I guess the word to describe the color contrast between the raspberry and the matcha would be tacky, if you ask me! I feel the average French pastry chef would shake their heads at my pink and green creation. Actually, they'd probably point and laugh. That's okay. I was proud of my first mousse cake, and it tasted amazing, even if the color combination was a little odd.

The left-overs were just as good, though I was a little surprised to find that the raspberry color faded a little at the edges of the raspberry layer.

I think next time, I might try my hand at a mousse with tangy yogurt or sour cream to pair with the lightly sweetened, matcha green tea mousse, and thus avoid the unsightly color combo.

The joconde recipe, as well as the other Daring Bakers' creations, can be found at The Daring Kitchen.

Sunday, January 9, 2011

A galette des rois for an epiphany

It's a new year, and I am in search of an epiphany (is that asking too much of 2011?). At this point, I have been so busy and hasty that even baking a simple galette des rois becomes problematic! You need to be very careful when sealing the edges of the galette. You need to press every point of the top edge into the bottom edge (with egg wash in between) because if you don't, something bad will happen. Your galette will puke its guts out into the baking pan! Gross!

As I watched in disgust as the pistachio filling of my galette flowed out of it, I was horrified. This felt like another epic fail to add to the list, and I really wasn't in the mood for it! I plopped my butt in front of my oven, on my kitchen floor (which clearly needs a good vacuuming), exhausted. I had made the puff pastry and the pistachio filling from scratch. I had carefully used an eggwash to seal the two layers of pastry together so that there would be no leakage.

Clearly, I missed a spot with that eggwash.

Officially, I need a break.

When my contract was up for renewal at the end of December, I chose to walk away. It would have been so easy to agree to whatever they were offering as they praised me and exclaimed that I was one of the better employees that they had hired that year (no offense to the others). Apparently, I was the perfect fit for that job, but then why did it feel like a bad fit to me?

I learned a ton at my job. I gave it my all and I am glad that I took the initial contract. But the work simply did not spark my interest. I could do the job, and apparently, I could do the job very well, but the job didn't make me happy.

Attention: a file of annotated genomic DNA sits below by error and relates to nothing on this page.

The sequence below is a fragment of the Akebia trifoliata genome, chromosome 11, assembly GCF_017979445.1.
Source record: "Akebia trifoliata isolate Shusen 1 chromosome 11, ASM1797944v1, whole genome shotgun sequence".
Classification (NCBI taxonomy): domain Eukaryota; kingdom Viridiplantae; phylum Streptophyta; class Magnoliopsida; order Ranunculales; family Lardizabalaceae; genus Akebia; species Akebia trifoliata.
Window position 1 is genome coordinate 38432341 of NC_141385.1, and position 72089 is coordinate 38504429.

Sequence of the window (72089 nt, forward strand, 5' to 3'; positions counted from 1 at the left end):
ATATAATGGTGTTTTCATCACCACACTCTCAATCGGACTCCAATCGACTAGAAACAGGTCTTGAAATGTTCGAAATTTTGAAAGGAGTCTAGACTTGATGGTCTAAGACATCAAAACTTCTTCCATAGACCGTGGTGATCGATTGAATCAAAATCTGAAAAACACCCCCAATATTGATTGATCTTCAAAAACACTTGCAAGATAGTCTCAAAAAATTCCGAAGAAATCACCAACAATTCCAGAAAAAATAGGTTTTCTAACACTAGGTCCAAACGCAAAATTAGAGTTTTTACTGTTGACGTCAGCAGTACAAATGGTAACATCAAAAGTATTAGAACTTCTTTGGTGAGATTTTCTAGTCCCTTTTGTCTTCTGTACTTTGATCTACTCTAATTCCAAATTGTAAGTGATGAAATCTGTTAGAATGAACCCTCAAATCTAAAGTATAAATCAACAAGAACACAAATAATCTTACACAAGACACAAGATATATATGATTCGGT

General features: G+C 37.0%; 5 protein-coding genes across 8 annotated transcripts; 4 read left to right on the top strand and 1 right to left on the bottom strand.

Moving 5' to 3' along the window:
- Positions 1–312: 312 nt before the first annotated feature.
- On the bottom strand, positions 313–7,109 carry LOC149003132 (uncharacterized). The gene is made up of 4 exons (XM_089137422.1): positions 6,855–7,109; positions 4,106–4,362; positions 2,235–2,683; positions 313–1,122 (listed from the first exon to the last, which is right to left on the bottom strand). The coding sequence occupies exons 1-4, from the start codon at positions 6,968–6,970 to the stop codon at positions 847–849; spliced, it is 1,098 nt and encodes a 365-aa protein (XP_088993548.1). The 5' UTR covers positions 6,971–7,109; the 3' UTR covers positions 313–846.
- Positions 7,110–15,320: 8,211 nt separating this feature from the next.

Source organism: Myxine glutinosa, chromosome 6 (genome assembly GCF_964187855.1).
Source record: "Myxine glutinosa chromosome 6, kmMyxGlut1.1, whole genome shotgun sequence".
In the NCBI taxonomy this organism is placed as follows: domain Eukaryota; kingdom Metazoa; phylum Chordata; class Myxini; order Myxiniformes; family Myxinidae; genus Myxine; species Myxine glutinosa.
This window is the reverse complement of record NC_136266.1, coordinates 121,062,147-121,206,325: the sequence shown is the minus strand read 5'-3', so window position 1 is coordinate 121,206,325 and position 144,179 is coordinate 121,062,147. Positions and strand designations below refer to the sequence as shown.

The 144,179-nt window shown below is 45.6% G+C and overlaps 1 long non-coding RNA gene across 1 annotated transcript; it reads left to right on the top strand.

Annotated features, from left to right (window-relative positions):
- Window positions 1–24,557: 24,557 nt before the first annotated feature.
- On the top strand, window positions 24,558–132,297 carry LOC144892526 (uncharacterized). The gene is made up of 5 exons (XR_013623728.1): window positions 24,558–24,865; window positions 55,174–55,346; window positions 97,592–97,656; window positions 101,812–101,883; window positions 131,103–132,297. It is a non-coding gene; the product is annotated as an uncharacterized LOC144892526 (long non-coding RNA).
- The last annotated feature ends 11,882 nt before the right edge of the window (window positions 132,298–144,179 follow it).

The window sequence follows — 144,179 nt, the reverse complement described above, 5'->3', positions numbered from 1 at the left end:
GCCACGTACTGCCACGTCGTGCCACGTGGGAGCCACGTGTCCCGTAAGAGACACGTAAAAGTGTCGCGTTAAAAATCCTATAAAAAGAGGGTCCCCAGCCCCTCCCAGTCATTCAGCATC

I have been left with a lot of emotions, ranging from failure to the feeling that I am a quitter (I have never quit anything in my life!). Maybe I gave up too soon. I still feel like I may be acting like a spoiled princess because I should have been happy and appreciated that I had a job, given the current economic crisis in North America.

Needless to say, December hurt a lot. While I was busy working hard to finish all my projects, I realized that I really, really need to find time to think, and some time off. I need to figure out what my goals are because I'm not sure that I have goals anymore. I have always followed the most logical path, pursuing my studies to the highest degree. It was logical. It was encouraged. At no point did I find/take the time to think about what I want to do.

So, on Wednesday night, I am going to stop the clock (or rather, I am going to change time zones), and I am going to think. I am going to travel far away so that I can actually find a few moments to think (like during a few 21-hour flights!). Yes, I know I am not Elizabeth Gilbert, and my life is not Eat, Pray, Love. It is not my intention to imitate or re-enact Elizabeth Gilbert's trek in Europe and Asia. Clearly, a woman's journey to discover herself has been written about and published/publicized over and over again. I am having a moment, so bear with me.